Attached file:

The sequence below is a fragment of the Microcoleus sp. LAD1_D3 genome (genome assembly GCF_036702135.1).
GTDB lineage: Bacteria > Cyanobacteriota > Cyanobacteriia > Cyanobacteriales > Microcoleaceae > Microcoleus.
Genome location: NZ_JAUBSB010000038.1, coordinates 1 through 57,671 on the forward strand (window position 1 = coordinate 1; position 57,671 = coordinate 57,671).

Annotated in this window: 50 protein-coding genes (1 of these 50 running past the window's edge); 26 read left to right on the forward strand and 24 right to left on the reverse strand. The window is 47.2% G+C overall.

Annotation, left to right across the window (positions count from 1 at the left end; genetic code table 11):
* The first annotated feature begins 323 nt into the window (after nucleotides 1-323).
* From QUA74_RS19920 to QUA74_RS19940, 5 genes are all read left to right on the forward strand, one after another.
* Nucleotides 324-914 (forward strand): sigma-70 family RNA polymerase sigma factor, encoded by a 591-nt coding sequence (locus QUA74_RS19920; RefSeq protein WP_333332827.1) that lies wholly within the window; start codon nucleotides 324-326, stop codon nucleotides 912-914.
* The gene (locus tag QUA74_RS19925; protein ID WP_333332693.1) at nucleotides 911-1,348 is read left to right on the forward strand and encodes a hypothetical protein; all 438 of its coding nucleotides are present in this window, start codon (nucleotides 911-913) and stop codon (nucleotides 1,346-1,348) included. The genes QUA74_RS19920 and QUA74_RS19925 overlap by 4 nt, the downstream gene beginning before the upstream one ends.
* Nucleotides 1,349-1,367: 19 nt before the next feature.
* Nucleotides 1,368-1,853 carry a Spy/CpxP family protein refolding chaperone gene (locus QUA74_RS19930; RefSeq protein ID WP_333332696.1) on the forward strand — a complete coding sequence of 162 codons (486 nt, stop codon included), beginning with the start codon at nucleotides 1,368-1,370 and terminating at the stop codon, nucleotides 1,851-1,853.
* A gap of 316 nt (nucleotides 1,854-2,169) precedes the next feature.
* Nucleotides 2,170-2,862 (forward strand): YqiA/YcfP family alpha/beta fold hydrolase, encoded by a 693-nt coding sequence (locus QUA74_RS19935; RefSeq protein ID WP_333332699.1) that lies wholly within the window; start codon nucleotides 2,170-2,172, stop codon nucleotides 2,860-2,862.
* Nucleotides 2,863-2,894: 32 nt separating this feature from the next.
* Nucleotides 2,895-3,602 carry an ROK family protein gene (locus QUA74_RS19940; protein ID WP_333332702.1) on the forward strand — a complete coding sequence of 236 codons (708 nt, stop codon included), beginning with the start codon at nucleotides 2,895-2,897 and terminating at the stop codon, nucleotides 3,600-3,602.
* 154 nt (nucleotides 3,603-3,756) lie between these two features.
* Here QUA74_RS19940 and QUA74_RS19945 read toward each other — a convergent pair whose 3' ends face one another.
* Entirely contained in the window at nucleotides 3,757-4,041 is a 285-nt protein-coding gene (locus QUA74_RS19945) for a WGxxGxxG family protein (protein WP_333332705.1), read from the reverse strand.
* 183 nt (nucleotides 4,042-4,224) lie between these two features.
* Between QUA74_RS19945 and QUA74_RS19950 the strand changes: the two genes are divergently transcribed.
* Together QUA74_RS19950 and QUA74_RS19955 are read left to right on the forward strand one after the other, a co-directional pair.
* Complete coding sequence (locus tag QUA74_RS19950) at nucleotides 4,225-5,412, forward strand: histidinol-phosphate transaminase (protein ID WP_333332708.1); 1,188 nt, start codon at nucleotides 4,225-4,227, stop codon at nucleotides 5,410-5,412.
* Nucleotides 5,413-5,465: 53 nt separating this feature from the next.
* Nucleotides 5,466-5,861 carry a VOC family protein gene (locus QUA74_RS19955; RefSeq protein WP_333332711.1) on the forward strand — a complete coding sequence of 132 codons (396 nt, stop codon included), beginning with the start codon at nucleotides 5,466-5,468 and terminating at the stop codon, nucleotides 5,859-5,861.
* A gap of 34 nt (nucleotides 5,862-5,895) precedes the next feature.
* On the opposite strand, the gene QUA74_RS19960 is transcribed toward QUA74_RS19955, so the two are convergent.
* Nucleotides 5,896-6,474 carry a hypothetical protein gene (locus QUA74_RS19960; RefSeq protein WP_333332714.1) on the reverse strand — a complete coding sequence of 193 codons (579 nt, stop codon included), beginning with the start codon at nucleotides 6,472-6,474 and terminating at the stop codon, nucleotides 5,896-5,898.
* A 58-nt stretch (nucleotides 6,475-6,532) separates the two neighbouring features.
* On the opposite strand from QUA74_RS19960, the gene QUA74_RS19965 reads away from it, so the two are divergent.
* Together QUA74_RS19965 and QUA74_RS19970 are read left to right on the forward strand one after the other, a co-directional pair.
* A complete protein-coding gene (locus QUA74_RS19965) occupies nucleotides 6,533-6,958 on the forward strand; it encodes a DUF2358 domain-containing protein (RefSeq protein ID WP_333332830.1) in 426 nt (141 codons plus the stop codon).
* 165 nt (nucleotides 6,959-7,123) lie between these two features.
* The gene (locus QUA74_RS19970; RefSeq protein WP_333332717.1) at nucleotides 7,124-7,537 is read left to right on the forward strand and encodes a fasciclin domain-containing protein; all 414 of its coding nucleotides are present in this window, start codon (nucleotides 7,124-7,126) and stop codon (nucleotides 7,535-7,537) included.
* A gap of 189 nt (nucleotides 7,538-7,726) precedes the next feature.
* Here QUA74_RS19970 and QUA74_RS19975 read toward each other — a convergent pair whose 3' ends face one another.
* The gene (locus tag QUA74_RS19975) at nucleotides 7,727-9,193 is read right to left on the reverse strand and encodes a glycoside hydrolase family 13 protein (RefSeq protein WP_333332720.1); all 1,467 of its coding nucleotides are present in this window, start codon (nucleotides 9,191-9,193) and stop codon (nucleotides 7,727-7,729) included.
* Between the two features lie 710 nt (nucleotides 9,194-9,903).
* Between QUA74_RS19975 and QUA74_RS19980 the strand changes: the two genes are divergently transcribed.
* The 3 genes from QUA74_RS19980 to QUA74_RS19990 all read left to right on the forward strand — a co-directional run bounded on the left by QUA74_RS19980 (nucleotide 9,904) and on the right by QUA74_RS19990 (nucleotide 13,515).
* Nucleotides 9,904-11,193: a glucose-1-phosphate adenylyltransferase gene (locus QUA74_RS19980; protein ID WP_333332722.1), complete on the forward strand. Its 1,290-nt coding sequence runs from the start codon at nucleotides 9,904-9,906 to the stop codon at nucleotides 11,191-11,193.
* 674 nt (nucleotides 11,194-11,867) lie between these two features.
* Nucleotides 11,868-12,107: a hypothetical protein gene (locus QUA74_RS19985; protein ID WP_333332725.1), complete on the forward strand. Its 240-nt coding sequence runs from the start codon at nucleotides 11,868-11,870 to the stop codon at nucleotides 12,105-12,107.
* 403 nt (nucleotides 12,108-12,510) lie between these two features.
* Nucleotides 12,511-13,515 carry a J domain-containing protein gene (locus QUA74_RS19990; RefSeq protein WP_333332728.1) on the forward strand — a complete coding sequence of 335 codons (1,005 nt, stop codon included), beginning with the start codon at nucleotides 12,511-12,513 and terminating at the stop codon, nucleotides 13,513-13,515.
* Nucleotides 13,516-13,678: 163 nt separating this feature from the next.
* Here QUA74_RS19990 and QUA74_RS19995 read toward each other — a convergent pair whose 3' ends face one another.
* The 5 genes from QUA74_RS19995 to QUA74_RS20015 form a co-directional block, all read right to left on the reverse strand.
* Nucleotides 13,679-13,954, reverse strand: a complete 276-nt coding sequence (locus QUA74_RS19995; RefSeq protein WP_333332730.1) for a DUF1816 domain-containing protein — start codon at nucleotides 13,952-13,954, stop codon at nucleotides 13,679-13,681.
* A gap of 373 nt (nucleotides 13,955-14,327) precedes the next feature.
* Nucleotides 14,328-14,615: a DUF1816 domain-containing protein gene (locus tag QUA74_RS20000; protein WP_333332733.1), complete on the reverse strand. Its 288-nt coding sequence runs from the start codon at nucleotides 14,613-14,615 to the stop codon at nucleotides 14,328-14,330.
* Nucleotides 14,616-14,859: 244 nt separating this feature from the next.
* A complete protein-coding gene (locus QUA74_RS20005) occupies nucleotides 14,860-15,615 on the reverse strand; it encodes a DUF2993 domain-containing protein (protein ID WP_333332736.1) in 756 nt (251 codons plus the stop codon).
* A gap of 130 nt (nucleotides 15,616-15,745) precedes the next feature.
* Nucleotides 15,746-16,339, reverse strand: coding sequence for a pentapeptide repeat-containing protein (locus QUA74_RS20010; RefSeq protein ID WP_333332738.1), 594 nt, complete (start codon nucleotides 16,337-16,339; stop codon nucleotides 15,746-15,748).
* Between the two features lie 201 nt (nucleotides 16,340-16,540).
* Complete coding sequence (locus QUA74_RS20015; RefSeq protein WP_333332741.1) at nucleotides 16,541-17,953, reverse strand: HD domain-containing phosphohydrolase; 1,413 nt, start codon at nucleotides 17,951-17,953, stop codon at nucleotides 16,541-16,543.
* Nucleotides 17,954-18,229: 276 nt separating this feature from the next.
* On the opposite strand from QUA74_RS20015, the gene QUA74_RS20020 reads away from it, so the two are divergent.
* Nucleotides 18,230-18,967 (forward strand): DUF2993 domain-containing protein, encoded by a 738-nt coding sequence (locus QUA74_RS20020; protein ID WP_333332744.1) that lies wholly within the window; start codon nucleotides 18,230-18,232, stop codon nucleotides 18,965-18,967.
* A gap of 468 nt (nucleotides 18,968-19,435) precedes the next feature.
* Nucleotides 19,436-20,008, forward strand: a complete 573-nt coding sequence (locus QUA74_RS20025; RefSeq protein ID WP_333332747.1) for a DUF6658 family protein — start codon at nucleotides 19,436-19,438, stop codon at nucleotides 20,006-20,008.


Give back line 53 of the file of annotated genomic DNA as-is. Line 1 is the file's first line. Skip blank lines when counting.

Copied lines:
* A gap of 130 nt (nucleotides 15,616-15,745) precedes the next feature.